Around Town November 2018
By Jordy Hyman
Chelsea Clinton Shows Off New Book to Santa Cruz Students
Westlake Elementary students were excited to have a visit from former first daughter Chelsea Clinton on Oct. 10, part of a tour promoting her new book for young activists that included an engagement at Bookshop Santa Cruz later that evening.
The visit was organized by Casey Coonerty Protti, owner of Bookshop Santa Cruz and mother of Devin Protti, a fifth grade student at Westlake.
Devin Protti introduced Clinton to an auditorium packed with 200 mostly well-behaved students. In an eloquent opening that his mother helped him write, he welcomed the author and thanked her for being a leader for the next generation of activists.
“I feel like starting to write a story because this story is so inspiring,” Devin Protti said later.
The audience of third to fifth graders buzzed with excitement, and the atmosphere was attentive, punctuated with some nervous screaming. The students didn’t seem to know exactly who Clinton was, only that she was like royalty, but they seemed to follow what she was saying.
“I feel like it was an honor to meet the president’s daughter and stuff,” said fifth grader Bo Goldstein. When asked if he had known who she was before she came, he said, “Not really, but now I definitely know. She’s pretty cool.”
Besides spending her teenage years in the White House, Clinton, 38, is the vice-chair of the global nonprofit Clinton Foundation. She has a doctorate in international relations from the University of Oxford and was a correspondent for NBC for three years. She is also the author of “It’s Your World” and “She Persisted.”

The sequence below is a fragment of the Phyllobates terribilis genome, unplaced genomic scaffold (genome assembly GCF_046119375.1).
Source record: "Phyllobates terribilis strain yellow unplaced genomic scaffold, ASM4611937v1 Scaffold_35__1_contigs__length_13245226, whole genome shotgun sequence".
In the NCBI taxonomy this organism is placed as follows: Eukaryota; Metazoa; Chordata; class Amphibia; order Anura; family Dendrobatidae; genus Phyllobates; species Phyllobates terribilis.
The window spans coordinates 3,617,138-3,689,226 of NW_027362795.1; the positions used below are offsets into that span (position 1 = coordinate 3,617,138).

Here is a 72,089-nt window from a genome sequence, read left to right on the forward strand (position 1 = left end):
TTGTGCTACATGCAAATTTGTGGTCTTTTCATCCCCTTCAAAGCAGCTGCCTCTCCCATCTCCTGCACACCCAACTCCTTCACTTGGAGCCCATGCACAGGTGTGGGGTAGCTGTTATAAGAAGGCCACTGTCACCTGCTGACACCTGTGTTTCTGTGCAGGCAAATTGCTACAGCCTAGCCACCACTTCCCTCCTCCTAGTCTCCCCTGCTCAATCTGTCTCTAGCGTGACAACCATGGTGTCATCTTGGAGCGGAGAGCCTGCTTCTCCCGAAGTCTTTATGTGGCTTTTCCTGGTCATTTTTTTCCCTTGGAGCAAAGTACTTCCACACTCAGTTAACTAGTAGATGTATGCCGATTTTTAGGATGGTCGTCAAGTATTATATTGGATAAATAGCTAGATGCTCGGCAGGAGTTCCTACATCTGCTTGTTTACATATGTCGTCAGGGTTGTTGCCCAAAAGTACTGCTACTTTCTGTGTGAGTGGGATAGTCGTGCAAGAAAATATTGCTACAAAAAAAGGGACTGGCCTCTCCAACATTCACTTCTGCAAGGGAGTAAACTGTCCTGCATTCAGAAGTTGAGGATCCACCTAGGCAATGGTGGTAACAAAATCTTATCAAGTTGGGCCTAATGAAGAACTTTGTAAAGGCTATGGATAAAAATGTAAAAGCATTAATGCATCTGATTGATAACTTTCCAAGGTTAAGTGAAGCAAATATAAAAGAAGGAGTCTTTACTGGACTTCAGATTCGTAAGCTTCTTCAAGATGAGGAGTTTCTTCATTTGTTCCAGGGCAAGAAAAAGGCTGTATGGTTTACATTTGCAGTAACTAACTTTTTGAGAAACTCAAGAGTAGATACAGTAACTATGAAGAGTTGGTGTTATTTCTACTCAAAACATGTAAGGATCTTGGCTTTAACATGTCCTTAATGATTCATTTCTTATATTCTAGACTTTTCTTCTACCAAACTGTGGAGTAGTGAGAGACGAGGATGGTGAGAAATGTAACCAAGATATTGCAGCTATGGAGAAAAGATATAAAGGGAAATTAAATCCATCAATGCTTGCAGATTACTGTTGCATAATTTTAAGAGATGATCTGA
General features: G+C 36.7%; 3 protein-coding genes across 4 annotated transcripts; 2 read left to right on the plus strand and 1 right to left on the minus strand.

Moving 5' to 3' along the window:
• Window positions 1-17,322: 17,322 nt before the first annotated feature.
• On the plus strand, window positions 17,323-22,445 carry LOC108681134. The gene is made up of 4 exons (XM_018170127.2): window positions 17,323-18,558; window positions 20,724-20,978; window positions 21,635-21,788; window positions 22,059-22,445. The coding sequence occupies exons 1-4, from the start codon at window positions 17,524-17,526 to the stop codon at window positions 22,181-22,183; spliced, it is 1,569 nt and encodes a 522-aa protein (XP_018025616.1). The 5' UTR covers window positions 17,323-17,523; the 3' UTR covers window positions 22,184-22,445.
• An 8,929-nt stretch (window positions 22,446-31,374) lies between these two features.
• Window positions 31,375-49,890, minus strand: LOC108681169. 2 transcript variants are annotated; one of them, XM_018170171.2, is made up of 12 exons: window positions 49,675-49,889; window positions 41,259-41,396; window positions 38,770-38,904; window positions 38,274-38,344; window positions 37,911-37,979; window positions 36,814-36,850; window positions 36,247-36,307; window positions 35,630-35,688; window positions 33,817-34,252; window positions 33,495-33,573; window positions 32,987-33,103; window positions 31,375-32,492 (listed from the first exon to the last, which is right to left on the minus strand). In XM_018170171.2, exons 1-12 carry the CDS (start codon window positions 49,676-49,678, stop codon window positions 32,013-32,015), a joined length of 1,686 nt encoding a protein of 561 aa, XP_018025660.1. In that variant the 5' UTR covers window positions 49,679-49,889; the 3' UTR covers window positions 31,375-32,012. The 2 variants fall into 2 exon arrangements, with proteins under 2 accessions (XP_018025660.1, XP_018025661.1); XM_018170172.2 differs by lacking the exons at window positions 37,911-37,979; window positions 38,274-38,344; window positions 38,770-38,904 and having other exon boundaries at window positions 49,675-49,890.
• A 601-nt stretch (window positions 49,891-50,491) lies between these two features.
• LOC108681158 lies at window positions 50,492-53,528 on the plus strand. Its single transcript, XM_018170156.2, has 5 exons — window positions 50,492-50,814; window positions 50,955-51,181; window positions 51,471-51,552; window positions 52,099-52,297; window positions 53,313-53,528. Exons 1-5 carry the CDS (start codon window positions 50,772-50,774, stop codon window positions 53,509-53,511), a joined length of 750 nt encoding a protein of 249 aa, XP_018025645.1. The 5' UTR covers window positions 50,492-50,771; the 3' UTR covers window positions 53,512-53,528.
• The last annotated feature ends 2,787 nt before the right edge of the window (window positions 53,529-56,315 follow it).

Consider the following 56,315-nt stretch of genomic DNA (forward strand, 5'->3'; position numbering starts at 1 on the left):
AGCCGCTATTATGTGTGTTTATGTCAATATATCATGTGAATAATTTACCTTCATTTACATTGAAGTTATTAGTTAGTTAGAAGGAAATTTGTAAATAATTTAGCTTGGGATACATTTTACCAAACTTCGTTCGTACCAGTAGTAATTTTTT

Clinton’s new book, “Start Now!,” is a guide for young activists that explains global issues from endangered animals to bullying and highlights some of the youngest people on the front lines, like seven-year-old Isiah Britt, who raised money for hand sanitizer for schools in Flint, Michigan.
In between the faces of students trying to figure out what was going on, many of the kids looked incredibly sad or angry to hear about the threat of climate change and species extinction.
But when Clinton asked, “Who here thinks that you’re never too young to make a difference?” a sea of hands went up.
“It was really cool,” said fifth grader Chloe Jezequel-Smith. “I liked it because she gave a lot of details of how kids can make a difference in the world.” What kind of difference? “The only difference I think I can make is to take shorter showers to save water.”
Devin Protti was similarly im- pressed. “I think she’s a really nice person,” he said. “She’s always inspired me to keep going, and same with the Clinton family.”
In the question-and-answer seg- ment after Clinton’s talk, many of the students seemed most curious the White House, asking what her fa- vorite room was (her bedroom), how it felt growing up there (“both ex- traordinary and ordinary”), and is it hard to live under her parents’ shadow (“I don’t feel that I live under their shadow”).
Westlake principal Clyde Curley thanked Clinton for her visit and for the work she is doing, and the stu- dents gave a thunderous round of ap- plause and started filing out in neat lines to get their favorite books signed. Even if they didn’t catch all of it, Clinton’s talk seemed to fire them up to make some change.
“It told me what was happening,” said fifth grader Diego Jasso-Diaz. “It told me that I can help the world a little bit.”
$235,000 in Academic Scholarships
Monterey Mushrooms presented 127 children of its employees with $235,000 in scholarship awards for the 2018-19 academic year. Dependent children of full-time employees are eligible to apply for a scholarship up to $3,000 and for up to four years.